I am just very concerned about this because I have mountains of data stored in our database from labview 7.X executables. So if there is a major difference between the structure of data types between one version of labview and another, it could potentially make anything I saved in 7.X totally unusable in some other version. Luckily, it looks like the 7.X data coming out of my database is being converted to labview 8.2 data types properly through the variant to data function. That function must have been modified for 8.X to work properly for both 7.X and 8.X variant types. It's just the saving part that broke in the database connectivity toolkit. But the fact that NI would change the "guts" of an important datatype without telling anyone is scary. So I want to know what changed, why it changed, and what are NI's plans going forward. And the fix you show means I would really be continuing to save data to my database in the old format, that I have to hope NI will keep supporting that old 7.X variant type forever in the variant to data function. It is just very fructrating to be kept in the dark about it.
Thanks for your support. Yes I am saving variants directly into my database in image or OLE object fields.
Of course I can't do a batch conversion to my database data because it is impossible to save 8.X variants to the database right now! Right now you can only save a 7.X variant to a database because you have to use the fix you suggested to flatten it to a 7.1 string!. The 8.X variant cannot be saved to a database.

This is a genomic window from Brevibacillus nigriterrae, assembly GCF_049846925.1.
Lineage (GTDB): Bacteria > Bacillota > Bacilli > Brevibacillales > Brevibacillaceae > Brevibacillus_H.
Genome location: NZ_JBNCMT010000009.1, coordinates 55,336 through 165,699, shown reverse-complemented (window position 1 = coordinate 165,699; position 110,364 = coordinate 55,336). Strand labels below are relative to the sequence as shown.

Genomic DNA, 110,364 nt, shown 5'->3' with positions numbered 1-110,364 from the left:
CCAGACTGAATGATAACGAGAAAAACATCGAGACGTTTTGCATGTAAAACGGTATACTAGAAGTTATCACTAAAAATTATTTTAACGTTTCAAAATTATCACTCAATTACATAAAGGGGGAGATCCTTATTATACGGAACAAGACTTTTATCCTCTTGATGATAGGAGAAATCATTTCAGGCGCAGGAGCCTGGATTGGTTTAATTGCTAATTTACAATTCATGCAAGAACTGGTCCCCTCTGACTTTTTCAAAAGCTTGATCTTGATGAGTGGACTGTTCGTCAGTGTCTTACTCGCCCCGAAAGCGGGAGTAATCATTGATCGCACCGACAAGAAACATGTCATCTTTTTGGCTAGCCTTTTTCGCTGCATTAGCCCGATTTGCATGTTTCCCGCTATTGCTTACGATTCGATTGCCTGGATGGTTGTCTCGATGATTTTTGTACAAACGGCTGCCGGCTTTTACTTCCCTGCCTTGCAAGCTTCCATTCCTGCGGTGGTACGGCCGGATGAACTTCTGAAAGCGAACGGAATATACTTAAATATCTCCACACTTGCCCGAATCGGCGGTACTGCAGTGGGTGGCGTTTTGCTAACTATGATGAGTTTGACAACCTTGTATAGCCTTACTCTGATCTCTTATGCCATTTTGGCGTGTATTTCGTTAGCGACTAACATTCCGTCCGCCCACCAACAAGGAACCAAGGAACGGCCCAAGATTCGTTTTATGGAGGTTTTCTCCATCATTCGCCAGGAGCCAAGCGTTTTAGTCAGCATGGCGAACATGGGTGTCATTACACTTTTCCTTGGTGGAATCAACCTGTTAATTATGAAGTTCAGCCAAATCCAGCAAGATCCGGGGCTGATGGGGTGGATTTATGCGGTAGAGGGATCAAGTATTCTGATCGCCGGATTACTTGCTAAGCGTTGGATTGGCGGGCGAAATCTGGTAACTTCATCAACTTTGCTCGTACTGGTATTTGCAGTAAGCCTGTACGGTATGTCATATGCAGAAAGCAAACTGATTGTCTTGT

Unfortunately Ton's fix will not work to fix the database connectivity toolkit because Variant to Flattened String actually does something very different than Flatten to String. I did not realize this at first, and used Flatten to String in my example. But it is necessary to use Variant To Flattened String because it results in a data type descriptor array that is necessary to drive the parsing in the toolkit. So we are back to square 1.
Attached is the accurate representation of what happens in the database connectivity toolkit. You input a cluster of multiple datatypes. When it gets to the variant datatype it grabs the first four bytes as the size. So it is actually a cluster containing a variant that it is handling.
Message Edited by billings11 on 04-23-2007 03:28 PM